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An Old Soldier, Young Sleepy Hollow Friend Join Forces On Memorial Day

Guiseppe "Joe" Tanzi, left, and Ari Kotler place American flags at the veterans memorial in Patriot's Park in Tarrytown. Photo Credit: Andrea Harrison
World War II vet Armondo "Chick" Gallela, 95, of Sleepy Hollow, shows 10-year-old Ari Kotler his medals. Photo Credit: Andrea Harrison
Guiseppe "Joe" Tanzi, said to be the region's sole surviving Pear Harbor veteran, helps Ari Kotler place flags at the veterans memorial in Patriot's Park on Memorial Day. Photo Credit: Andrea Harrison

SLEEPY HOLLOW, N.Y. -- Threats of showers may have put the kibosh on Sleepy Hollow’s Memorial Day parade Monday, but they didn’t deter one youngster from honoring local veterans.

Ari Kotler, 10, seized the opportunity to visit with 95-year-old Armando “Chick” Gallela, said to be the region’s sole surviving Pearl Harbor veteran.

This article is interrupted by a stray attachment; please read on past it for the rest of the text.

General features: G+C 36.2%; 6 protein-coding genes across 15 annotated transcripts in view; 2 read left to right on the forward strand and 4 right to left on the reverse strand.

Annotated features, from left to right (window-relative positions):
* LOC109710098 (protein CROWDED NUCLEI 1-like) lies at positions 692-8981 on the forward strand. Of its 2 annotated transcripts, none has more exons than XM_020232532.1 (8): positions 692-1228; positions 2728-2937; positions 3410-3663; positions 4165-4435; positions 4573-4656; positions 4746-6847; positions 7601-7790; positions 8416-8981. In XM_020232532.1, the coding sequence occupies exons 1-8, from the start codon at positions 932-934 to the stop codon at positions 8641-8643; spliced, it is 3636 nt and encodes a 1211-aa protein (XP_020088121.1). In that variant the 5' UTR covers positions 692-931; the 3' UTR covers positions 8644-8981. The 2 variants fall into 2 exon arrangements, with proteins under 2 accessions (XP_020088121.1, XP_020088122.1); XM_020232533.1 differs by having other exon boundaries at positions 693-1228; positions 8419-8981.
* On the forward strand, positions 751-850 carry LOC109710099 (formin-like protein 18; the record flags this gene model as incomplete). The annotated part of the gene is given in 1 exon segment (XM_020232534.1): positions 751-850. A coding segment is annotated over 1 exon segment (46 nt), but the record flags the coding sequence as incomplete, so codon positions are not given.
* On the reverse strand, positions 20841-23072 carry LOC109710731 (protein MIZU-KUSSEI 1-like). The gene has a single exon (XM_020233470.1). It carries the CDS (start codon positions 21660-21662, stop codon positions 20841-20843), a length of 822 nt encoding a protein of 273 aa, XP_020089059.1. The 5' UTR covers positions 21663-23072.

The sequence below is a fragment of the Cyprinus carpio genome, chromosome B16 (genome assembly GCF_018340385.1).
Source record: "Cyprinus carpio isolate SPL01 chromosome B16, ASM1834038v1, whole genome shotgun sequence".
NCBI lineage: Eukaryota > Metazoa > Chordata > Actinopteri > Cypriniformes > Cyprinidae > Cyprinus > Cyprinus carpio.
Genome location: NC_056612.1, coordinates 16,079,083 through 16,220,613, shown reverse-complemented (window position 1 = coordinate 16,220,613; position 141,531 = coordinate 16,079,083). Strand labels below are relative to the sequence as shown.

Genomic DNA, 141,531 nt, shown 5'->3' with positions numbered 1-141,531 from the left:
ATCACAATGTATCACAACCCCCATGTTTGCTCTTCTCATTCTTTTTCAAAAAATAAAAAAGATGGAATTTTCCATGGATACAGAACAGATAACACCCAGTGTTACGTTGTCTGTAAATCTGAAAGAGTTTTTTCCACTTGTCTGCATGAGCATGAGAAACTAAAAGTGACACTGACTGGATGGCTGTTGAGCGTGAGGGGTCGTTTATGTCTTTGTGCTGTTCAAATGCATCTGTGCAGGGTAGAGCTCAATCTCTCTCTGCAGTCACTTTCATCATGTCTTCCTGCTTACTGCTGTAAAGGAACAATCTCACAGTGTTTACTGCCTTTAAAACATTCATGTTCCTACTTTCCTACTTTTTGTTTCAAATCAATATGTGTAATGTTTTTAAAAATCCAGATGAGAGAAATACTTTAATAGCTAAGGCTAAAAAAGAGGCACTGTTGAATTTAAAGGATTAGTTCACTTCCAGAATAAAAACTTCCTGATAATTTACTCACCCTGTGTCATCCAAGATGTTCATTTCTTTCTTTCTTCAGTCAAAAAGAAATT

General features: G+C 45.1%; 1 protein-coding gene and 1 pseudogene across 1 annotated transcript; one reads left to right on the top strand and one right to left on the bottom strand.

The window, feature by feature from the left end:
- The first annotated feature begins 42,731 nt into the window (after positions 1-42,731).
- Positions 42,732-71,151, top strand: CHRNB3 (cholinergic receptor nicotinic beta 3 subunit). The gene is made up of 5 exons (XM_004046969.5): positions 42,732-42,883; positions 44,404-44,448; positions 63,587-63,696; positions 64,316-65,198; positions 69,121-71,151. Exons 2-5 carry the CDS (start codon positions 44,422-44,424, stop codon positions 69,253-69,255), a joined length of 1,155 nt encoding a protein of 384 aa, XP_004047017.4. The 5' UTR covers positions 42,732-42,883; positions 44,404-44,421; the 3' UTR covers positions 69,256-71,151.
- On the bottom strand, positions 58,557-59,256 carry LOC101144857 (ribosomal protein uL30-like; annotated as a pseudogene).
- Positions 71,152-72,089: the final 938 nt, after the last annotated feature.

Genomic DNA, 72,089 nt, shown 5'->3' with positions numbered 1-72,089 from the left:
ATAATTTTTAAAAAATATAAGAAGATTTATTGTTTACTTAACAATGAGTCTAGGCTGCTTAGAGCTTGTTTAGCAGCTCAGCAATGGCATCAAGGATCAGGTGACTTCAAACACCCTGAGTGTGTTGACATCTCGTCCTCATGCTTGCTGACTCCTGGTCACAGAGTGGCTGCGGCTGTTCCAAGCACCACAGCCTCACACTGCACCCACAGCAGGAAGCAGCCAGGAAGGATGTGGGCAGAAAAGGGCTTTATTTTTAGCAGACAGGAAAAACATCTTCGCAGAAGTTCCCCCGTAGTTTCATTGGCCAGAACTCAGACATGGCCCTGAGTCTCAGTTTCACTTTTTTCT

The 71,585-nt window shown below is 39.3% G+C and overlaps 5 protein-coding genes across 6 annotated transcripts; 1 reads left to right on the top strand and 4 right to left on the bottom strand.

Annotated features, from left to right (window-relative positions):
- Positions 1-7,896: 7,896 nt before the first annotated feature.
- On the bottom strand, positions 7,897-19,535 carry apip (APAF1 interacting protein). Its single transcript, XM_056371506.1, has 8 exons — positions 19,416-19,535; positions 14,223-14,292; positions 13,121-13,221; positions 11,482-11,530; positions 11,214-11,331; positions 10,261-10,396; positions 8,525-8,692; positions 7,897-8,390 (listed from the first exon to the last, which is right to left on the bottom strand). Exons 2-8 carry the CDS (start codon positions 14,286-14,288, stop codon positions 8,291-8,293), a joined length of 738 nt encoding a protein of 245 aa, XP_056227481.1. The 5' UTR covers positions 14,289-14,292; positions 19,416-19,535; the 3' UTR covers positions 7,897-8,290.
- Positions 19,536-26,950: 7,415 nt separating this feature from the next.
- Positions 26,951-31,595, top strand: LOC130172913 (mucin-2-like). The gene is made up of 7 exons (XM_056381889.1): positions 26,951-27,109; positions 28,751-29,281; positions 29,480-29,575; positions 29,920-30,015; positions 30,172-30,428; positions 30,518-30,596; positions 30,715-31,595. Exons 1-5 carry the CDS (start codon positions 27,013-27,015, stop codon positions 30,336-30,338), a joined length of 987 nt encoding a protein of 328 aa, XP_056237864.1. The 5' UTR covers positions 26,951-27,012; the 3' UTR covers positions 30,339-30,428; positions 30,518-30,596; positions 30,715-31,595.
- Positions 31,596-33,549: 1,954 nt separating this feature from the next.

Ari’s mom, Andrea Harrison, a middle school art teacher, had become acquainted with Gallela after the Sleepy Hollow resident came to talk to students about his experiences during World War II.

Gallela, who lost close friend John “Sully” Horan when the Japanese bombed the U.S. naval base at Pearl Harbor, on Dec. 7, 1941, barely escaped with his own life.

He was said to be the force behind naming Horan’s Landing, the riverside park at the foot of Beekman Avenue in Tarrytown after his fallen comrade.

According to Daily Voice community advisor JoAnne Murray, Gallela was more than happy to share his story with Ari and his mom on Monday.

While the three were chatting, Gallela got a call from Giuseppe “Joe” Tanzi, a Hawthorne veteran who had been inducted into the 40th State Senate District’s Veterans Hall of Fame in 2013.

Tanzi told Gallela that he was about to place American flags at the veterans memorial in nearby Patriot’s Park on Route 9.

The old soldier and his young friend made their way to the park where they helped Tanzi install small versions of Old Glory up and down the path leading to the memorial.

They were joined by Bob Moon of the Sleepy Hollow Fire Department, Murray said.

Gallela has told local media outlets that he feels it is important that young people know that fallen servicemen and women are not just names on a memorial, or in a book, they are real people who gave their lives to protect our freedom.

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